The collusion narrative may be going the way of the dodo bird, but it doesn't matter greatly, because the Left has moved the goalposts. Now the Trumps/Trump campaign were "compromised". Sheer innuendo can get you pretty far in politics, unfortunately.

    I shudder to think how many "refugees" may pour into the country if the Dems win in 2020. I really do. It seems to me that their appetite for ANY enforcement of immigration laws is rapidly diminishing. Maybe we could convince them that Guatemalans are closet Republicans? That might change the equation.

    Jack, I quite agree that the close bond formed between the US and Japan after the war was near-miraculous. We saw the Germans as kith-and-kin, if ideologically deceived, but the "Japs" we viewed as vermin during the war. And we treated them as such! How we made the transition so quickly to working arm-in-arm with the Japanese I'm not sure, but it's an amazing achievement.

    As for German "war guilt", I think we were wise to set aside such debates after 1945 and concentrate on bringing the Nazi elite to justice. Any forceful condemnation of the German people would have been nullified by the fact that the Russians got away with equally odious, and sometimes worse, crimes. Let bygones be bygones, and live to fight another day -- against communism, for instance... We thought we had the Marxists licked in 1991, of course. We were a bit premature.

  3. Dr. Waddy: I think the characterization of MacArthur as an American Caesar has its merits. MacArthur had a towering intellect, like Caesar, and, as an Asian Studies major ( as very limited as that may be in comprehension), I think he enacted a humane and very well thought out policy toward Japan during the occupation and that it redounded to the benefit of the Japanese people, America and the world and stands in stark contrast to the monstrous intentions of the Soviets. Indeed, Soviet occupation of Hokkaido was prevented simply by MacArthur saying NO! to the Russian horde. To my knowledge and experience, the Japanese are always eager to derive from other civilizations their perceived positive aspects with the caveat that fundamental Japanese values not be compromised.

    You are right in noting (as I see it) the irony of our defeat of world wide Marxism and its exile to ridiculous and doomed setting such as Cuba and N.Korea, while it presently aims at the very heart of our country!

    As for German crime against Russia; in my opinion it was as unimaginably depraved as to have, at least, made terribly understandable, any Russian revenge. The East German regime was part of that retribution ( I mean, imagine enduring first the Nazi Gehenna, then the war, then the "deliverance" from Nazi inhumanity into Marxist sociopathy). How could anyone carry on through that? But we spared both arguably culpable West Germany and the rest of Western Europe that renewed holocaust.

  4. Jack, I'll defer to your expertise on MacArthur. Certainly your perspective is a welcome corrective to the popular image of him as a jingoistic hothead.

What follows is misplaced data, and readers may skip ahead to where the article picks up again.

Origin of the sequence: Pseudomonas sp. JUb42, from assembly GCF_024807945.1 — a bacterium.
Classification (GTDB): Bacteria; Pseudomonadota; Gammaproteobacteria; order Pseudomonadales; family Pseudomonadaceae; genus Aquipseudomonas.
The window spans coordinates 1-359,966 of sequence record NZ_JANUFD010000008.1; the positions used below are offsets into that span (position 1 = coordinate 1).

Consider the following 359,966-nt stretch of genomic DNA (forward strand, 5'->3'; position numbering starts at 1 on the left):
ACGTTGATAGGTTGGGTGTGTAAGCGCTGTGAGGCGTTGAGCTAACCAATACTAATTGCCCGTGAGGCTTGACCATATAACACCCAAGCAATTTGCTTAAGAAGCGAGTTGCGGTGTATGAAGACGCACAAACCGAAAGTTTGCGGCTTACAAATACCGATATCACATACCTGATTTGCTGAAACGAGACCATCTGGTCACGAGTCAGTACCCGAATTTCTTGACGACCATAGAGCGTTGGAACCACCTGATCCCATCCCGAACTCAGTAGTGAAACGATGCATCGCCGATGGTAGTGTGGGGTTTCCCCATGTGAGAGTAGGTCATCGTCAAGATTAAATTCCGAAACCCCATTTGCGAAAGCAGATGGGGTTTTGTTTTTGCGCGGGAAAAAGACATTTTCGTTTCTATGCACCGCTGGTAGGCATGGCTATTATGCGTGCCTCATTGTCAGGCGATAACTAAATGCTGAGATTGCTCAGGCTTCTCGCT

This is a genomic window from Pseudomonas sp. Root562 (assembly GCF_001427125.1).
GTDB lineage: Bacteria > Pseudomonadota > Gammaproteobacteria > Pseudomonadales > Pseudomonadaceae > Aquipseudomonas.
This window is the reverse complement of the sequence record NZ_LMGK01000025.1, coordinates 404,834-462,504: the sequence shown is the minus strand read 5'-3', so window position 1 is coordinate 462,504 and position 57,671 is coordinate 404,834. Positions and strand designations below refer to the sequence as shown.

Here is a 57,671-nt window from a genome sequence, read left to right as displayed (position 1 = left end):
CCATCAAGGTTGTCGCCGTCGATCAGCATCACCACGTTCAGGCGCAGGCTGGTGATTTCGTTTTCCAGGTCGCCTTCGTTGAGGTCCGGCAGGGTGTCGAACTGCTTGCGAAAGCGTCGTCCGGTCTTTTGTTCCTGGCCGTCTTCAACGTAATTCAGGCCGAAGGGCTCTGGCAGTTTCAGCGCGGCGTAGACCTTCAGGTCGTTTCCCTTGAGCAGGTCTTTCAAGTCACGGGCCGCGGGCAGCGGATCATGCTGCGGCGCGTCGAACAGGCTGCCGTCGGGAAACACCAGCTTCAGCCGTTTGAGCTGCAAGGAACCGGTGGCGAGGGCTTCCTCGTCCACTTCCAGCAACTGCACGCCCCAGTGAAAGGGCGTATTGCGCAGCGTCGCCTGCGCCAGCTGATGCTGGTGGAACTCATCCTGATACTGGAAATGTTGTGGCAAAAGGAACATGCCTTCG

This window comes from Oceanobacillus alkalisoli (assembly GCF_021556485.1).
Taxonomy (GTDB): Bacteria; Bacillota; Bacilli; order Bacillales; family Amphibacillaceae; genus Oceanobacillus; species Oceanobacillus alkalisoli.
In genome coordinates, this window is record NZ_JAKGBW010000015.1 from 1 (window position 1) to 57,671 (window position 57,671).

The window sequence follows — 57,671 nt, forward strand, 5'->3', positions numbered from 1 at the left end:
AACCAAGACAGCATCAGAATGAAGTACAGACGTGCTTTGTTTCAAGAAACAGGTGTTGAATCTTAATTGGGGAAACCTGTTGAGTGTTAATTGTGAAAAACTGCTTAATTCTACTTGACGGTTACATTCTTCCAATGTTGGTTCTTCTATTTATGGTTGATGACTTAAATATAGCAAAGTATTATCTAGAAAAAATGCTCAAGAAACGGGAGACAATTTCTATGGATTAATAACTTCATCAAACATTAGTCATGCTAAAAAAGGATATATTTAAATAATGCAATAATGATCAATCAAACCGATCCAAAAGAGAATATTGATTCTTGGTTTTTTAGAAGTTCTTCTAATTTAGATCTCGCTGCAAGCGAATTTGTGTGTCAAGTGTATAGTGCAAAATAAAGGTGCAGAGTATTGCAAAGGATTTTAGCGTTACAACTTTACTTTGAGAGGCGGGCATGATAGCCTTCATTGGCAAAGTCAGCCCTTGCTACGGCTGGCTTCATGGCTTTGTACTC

It's a funny quirk of history that the defeat of fascism utterly discredited the whole ideology, but the defeat of Marxism merely occasioned the repackaging of the same ideas, which arguably thrive now more than ever as "social justice", political correctness, environmentalism, etc etc. Presumably all this is explainable by the prejudices of our thought-masters in academia and the media.

    Was a Russian desire for vengeance against Germany understandable? Sure. The Russians weren't merely beastly towards the Germans, however. They were more or less equally inhuman towards the Eastern Europeans and, in fact, each other -- not that I'm telling you anything you don't already know. In any case, it's to America's credit that we have repeatedly broken the cycle of violence by uplifting and befriending even evildoers. We really are a generous and amiable people. To a fault, perhaps?

  5. Dr. Waddy: MacArthur was, I think, a man very great in his thinking , though his personality was off putting in an already modern age of media scrutiny. He was considered a Presidential candidate at one time and I think his administrative brilliance in Japan suggests he could have been a very good one. He was a superlative General; he lost fewer men in his Pacific campaign than Mark Clark lost in Italy alone, he won the Congressional Medal of Honor as a WWI leader. and the Inchon invasion was masterful.

    I read a well argued essay which maintained that anyone wishing to understand Russian reality must first understand Russian winter and the essay fully described that season's brutalizing effects. I think its credible to equate Russian brutality toward Germany with that they demonstrated to all subject peoples, including their own. No argument there from me.

    The massive retreat of Germans toward American, British and even French custody confirms the assured humanity of those civilizations, even that administered by their militaries (whose wartime experience could well have engendered atrocity in them but that it was restrained by their country's principles).